I create visual hybrids of drawing, painting, sculpture, and installation. The foundation of all that I make is line. I explore the idea of a line as a representative of movement, spatial relationships, and time. The line is a direct reference to commuting in my car and the meandering quality of the viewer’s movement and mind traversing the space that I am working on or in. I use line to translate my thoughts, experiences, emotions, and sarcasm into an abstract visual language. The language that develops weaves in and out of the ideas of mapmaking, simple color relations, geometric shapes, spatial relationships, and the implication of meaning and purpose.
Whether it is two-dimensional or three, I use it as a generative resource that informs how the piece will develop. I enjoy the idea of a simple origin or process that can build to a complex form or stay as a simple independent interaction in space. A single line can cut a space into parts, alter your movement, draw your attention to overlooked details, or grow into a tangle ever growing mass. This interest in how a line can move, and more specifically how line is used to represent movement, stems from my commute during undergrad and grad school and the overall “long path” I took to get where I am today.
I am also starting to address awkward interaction and the nonsensical object, how an object can imply function but ultimately fails or lets you down, and the theory of the five dimensional object (3 in reality – HxWxD, 1 in time, and 1 in indetermination). These interests and my constantly evolving visual language are brought together through a mixture of intuition and planning. By creating a layered image through drawing, painting, cutting, and constructing a sense of fragmented time and reference emerges which reveals a documentation of events. This system of addition and reduction allows me to magnify the unexpected and build upon my mistakes or accidents.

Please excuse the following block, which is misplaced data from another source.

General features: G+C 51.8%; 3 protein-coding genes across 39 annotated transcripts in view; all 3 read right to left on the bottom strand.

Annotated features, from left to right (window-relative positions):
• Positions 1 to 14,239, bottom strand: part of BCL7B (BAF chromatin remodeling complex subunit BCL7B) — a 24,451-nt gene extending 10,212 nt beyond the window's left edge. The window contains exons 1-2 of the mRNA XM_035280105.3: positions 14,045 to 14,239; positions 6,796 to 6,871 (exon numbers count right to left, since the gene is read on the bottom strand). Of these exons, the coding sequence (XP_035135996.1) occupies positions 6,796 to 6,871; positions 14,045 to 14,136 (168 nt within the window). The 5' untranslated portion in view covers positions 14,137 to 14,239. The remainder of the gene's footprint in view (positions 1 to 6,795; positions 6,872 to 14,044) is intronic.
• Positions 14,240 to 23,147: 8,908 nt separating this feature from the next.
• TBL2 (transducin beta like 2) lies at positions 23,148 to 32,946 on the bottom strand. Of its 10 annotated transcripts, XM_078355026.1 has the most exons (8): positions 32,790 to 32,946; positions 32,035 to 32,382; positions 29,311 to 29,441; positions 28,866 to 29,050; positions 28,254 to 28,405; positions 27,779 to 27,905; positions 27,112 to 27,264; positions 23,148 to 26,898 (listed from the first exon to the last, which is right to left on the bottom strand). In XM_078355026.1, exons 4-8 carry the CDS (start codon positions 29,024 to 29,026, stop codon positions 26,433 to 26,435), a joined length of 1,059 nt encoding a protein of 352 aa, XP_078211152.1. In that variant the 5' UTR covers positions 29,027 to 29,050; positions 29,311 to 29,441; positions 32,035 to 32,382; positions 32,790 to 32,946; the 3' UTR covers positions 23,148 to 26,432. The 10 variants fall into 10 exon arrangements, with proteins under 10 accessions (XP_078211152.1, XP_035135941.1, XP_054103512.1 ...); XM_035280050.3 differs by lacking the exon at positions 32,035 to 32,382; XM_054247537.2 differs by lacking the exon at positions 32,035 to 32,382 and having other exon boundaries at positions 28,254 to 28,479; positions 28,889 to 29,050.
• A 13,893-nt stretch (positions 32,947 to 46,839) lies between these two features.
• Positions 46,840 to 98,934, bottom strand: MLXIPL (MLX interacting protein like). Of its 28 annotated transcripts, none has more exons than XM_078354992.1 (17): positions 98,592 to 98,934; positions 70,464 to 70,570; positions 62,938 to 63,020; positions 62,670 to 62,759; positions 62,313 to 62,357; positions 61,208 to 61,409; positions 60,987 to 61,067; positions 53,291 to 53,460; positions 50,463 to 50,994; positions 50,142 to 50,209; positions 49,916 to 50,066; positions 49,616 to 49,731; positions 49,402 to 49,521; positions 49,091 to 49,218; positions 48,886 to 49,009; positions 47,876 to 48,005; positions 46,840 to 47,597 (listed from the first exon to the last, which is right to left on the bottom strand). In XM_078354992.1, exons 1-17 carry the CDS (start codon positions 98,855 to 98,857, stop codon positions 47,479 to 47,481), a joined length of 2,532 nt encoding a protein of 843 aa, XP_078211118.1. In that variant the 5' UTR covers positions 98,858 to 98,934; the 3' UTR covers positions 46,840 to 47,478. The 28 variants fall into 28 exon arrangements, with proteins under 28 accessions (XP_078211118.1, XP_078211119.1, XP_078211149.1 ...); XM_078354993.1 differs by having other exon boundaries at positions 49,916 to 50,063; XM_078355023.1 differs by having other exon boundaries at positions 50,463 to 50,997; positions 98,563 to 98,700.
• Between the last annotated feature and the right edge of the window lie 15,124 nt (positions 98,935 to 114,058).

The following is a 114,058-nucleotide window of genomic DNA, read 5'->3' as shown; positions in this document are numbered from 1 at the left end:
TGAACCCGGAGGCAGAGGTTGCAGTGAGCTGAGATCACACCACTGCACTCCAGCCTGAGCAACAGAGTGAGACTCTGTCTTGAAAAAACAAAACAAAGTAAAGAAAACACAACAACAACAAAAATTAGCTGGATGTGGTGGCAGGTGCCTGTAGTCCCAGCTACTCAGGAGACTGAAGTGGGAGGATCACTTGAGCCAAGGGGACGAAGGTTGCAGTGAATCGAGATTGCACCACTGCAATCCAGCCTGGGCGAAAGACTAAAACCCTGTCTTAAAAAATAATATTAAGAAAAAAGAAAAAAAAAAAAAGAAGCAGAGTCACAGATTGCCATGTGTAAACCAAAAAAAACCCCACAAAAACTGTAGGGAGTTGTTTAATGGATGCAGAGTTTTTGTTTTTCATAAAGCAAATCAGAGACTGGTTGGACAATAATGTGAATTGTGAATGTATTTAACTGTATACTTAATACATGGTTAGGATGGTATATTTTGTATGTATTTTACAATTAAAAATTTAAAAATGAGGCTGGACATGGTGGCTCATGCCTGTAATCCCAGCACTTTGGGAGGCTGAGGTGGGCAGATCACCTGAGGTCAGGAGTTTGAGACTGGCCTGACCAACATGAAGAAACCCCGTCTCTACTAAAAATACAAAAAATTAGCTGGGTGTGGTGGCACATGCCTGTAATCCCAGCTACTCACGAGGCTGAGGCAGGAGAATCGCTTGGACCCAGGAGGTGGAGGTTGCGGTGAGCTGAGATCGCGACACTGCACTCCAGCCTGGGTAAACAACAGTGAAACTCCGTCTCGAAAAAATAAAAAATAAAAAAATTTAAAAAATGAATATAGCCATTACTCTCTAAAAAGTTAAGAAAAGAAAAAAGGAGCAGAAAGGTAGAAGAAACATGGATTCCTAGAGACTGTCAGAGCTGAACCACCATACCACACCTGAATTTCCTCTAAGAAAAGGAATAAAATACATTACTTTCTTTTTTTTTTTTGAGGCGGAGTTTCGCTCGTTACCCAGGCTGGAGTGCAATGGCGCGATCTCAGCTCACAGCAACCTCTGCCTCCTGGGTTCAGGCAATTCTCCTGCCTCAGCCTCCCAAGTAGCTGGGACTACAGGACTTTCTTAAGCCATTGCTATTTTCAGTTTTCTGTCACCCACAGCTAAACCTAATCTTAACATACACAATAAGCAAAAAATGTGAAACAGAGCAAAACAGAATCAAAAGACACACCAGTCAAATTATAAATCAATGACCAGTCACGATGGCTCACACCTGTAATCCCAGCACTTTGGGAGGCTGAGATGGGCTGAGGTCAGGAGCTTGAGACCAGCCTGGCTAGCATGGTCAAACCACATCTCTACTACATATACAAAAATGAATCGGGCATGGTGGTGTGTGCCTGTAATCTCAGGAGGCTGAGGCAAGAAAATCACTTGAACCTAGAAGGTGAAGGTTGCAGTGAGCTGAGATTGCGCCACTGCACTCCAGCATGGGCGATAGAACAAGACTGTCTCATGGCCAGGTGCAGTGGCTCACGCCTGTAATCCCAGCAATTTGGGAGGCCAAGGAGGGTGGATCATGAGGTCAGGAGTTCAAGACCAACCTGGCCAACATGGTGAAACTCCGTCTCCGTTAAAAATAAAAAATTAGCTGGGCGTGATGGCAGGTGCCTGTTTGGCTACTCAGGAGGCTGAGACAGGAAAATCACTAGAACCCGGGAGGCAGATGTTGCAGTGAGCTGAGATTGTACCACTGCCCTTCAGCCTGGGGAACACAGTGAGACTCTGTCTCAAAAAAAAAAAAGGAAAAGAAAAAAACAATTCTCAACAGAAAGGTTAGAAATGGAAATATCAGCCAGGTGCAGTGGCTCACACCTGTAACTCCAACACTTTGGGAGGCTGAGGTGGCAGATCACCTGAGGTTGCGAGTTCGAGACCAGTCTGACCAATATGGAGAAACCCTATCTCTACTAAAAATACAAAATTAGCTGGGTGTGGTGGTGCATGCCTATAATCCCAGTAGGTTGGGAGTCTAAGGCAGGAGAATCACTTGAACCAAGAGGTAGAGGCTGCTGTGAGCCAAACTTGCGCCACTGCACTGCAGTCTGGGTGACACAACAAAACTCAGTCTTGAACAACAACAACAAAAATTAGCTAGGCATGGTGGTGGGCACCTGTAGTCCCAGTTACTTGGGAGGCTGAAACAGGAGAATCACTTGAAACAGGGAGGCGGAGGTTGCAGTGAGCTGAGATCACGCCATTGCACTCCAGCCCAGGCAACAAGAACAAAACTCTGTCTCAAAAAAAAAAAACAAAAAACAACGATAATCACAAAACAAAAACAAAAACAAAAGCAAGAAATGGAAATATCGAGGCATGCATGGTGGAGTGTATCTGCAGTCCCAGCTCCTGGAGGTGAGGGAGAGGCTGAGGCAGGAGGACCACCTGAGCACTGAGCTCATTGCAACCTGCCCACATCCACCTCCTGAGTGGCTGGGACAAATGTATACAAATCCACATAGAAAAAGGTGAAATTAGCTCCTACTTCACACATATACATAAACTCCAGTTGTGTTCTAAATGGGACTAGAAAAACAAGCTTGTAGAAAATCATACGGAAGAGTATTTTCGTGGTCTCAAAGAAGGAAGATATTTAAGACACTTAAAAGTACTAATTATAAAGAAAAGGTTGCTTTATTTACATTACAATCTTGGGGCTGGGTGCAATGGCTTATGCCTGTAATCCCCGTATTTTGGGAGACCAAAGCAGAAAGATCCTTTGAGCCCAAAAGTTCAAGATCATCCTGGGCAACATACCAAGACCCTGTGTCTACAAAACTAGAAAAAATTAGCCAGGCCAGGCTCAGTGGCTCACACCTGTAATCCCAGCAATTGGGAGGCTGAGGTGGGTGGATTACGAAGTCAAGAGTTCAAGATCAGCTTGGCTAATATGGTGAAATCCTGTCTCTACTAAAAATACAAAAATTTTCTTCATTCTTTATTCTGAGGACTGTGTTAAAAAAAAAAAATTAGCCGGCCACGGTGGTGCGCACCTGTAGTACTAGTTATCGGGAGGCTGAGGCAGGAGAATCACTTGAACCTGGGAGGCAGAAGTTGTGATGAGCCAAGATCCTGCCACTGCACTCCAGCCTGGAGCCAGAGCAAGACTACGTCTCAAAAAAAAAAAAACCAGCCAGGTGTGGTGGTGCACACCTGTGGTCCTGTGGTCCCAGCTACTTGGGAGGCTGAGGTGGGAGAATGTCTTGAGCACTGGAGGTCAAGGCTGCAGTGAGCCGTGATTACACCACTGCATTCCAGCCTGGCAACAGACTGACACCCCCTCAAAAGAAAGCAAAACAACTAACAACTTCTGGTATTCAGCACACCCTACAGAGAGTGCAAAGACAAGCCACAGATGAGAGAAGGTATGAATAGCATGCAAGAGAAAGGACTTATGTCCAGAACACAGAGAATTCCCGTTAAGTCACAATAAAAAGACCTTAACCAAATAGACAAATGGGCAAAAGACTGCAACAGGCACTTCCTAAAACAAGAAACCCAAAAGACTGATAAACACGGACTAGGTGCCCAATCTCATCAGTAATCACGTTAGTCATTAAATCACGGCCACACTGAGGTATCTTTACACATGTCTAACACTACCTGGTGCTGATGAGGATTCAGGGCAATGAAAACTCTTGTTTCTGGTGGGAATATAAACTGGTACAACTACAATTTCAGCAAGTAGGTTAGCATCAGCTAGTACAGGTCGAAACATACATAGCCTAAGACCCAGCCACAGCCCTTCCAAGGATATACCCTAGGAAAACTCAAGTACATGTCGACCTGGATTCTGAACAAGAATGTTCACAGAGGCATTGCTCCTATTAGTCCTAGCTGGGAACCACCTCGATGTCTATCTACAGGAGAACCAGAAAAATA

I enjoy having a different projects going on at the same time. This allows me to retain a high level of interest in each work and help the creative process succeed in each. My drawing process is a more intimate studio practice compared to the sculptures I make. I can sit at my drawing table and get lost in a piece, whereas the process in which I create my sculptures has me constantly moving. The images created start to question the function of the picture plane which contain both a real, observable space often made of a line intermixed with geometric and organic shapes and a more metaphorical space that makes you question the plausibility and function of other elements within the space.
The resulting images can present themselves as a specific object, I’m not interested in that; instead how see how the spatial context which they have been placed is newly ordered by their presence and how it may be more clearly experienced as a spatial structure. I also enjoy how the piece can imply a function or purpose but upon inspection do nothing. Kind of like this statement.